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Some Mainstream Bullishness for Gold

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Some people out there in the mainstream are saying now is the time to buy gold.

In recent months, the mainstream investment world has by and large either ignored the yellow metal or outright spurned it. After all, stocks are soaring. The economy is doing “great.” There’s nothing to worry about — at least that’s the mantra. But we’re starting to see a little bullishness for gold out there in the mainstream.

In an article published last week, Barron’s proclaimed, “Gold is cheap. Inflation is coming. You do the math.

The Barron’s writer insists gold has gotten a bad rap, and “this out-of-favor asset class now deserves a place in investment portfolios.”

Compared with stocks and other financial assets, gold looks inexpensive. More important, inflation is starting to pick up in the US and in much of the world as central banks shrink their enormous balance sheets. And gold has represented a good defense against inflation eroding the value of a stock or bond portfolio. Over time, it has held its value against the dollar. Gold was $20.67 an ounce 100 years ago and that bought a good men’s suit. At $1,200 an ounce, the same is true today.”

Barron’s has picked up on a theme we’ve been harping on for months. The world is awash in debt. Especially governments — including the US federal government. GoodHaven mutual fund co-portfolio manager Keith Trauner told Barron’s all of this debt means governments are keen to see inflation increase.

‘Virtually every government in the world is trying to promote inflation partly because there is so much sovereign debt,’ Trauner says. When there is so much debt, he contends, governments have three choices: default, restructure, or inflate the currency. ‘Politicians, when given the chance, will choose the latter.’

The article highlights another point you’ve seen us make — rising interest rates are not necessarily bad for gold. This is not merely theoretical. Gold had one of its best decades ever during the inflationary 1970s when interest rates soared.

The potential for a decline in the dollar could also boost gold, according to the Barron’s article. It quotes a metals strategist at Sprott US who sounds a little bit like Peter Schiff. Trey Reik said he thinks the Fed may have to relent on rate hikes “in part because the upward pressure on rates is squeezing developing economies that have dollar-denominated bonds or other obligations.” Reik said now is a good time to buy gold.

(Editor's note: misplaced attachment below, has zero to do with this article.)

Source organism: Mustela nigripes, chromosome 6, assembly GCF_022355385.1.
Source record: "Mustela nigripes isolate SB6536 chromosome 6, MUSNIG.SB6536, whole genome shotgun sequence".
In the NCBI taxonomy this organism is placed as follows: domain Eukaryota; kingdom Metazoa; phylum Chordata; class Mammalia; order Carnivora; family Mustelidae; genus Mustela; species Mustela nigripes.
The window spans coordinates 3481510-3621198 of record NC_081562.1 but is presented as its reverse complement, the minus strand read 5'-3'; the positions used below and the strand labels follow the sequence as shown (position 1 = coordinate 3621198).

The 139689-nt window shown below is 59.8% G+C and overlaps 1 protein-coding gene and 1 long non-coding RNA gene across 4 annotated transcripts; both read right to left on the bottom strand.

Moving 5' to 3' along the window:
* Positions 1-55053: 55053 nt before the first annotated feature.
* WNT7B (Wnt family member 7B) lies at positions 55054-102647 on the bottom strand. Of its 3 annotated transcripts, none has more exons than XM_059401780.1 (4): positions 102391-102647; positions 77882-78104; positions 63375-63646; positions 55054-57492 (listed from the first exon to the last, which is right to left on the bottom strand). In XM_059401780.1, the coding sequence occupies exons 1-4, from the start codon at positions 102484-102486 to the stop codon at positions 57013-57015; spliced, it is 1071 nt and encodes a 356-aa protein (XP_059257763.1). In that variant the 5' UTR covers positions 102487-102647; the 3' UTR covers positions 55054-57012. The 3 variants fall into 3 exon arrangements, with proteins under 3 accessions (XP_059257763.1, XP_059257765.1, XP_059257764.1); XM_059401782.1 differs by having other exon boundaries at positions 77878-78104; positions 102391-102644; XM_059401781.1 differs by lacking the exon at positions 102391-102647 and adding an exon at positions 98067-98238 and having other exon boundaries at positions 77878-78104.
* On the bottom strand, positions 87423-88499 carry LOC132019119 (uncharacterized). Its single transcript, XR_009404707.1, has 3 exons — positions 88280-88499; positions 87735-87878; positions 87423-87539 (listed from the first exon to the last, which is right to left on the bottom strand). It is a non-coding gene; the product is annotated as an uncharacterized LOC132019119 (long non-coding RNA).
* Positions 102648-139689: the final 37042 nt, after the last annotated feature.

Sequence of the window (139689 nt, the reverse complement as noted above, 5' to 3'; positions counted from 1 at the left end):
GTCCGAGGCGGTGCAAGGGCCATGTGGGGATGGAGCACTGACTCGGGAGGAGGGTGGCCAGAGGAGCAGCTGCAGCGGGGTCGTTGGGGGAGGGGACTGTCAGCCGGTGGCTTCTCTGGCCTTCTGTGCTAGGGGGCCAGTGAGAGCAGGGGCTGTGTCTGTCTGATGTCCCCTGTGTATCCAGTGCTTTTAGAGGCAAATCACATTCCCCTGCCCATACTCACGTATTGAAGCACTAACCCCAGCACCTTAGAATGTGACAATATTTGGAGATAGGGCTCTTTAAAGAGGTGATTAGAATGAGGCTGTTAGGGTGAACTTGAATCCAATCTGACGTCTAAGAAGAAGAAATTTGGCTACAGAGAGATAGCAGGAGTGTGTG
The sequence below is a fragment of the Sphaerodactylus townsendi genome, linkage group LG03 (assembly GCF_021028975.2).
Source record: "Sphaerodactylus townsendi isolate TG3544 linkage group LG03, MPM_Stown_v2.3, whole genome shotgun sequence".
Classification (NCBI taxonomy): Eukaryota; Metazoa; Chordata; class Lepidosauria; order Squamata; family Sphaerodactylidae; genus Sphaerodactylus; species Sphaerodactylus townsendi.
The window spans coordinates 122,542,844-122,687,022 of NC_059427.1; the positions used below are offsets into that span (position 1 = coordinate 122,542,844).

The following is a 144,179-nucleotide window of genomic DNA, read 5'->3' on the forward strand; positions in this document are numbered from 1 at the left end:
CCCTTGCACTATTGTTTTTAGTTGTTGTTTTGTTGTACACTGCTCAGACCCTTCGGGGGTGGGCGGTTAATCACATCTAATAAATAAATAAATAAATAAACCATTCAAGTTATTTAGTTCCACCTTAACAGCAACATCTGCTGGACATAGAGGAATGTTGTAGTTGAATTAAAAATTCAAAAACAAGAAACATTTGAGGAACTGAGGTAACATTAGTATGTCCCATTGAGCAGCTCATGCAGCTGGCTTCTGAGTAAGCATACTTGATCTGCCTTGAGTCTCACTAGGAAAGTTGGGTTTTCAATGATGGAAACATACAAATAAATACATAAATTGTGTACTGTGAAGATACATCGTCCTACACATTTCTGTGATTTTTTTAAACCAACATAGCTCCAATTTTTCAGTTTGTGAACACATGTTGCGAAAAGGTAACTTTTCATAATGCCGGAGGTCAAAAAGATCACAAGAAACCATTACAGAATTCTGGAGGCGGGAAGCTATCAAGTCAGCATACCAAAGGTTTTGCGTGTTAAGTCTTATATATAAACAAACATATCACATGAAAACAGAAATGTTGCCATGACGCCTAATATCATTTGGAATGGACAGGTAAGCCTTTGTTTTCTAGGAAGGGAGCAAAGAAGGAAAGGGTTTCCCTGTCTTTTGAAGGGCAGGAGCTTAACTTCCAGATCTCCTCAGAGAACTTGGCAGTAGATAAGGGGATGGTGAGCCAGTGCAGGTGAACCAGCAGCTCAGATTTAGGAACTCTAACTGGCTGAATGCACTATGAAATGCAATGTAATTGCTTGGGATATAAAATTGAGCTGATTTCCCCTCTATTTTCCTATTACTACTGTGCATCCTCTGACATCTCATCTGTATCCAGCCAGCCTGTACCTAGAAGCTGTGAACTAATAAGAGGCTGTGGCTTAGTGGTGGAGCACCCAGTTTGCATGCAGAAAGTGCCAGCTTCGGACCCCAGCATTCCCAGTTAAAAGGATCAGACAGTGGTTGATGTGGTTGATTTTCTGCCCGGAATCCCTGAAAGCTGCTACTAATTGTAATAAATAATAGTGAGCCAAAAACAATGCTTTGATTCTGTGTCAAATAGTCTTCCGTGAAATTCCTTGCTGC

Gold offers enormous portfolio utility in today’s complex and treacherous investment environment.”

And gold is cheap right now. Barron’s compares it to the stock market.

One way to measure it against stocks is a comparison with the Dow Jones Industrial Average. It effectively takes 22 ounces of gold to buy one unit of the Dow, which finished on Friday at a record 26,743. The most recent low in that relationship occurred in 2011, when the Dow/gold ratio dropped to 7.8. Then, gold was near its all-time high of $1,900 an ounce.”

Barron’s isn’t alone in its bullishness for gold. Bank of America Merrill Lynch commodities analyst Francisco Blanch recently told Bloomberg bullion could average $1,350 per ounce in 2019. He also mentions the problem of a giant US federal debt.

We’re still pretty constructive longer term on gold, because of worries over the future of the US economy even though it’s performing relatively well right now. In the short run, the effects of strong dollar, higher rates dominate. But in the long run, a huge US government budget deficit is pretty positive for gold.”

Blanch also said we’re eventually going to start seeing the negative impacts of the trade war.

Eventually, the trade wars are going to come back to bite the US. It could take longer, it could take shorter, eventually it’s going to happen, but maybe the Fed acknowledges it sooner, which is what people are going to be looking for in terms of getting more bullish on gold. We know that trade wars are not good for the economy.”

Of course, we’ve been hammering on these themes for months. But it’s always interesting when the mainstream starts to catch up. The bottom line is that these low gold prices aren’t going to last forever. Now may be the time to buy gold while it’s still on sale.

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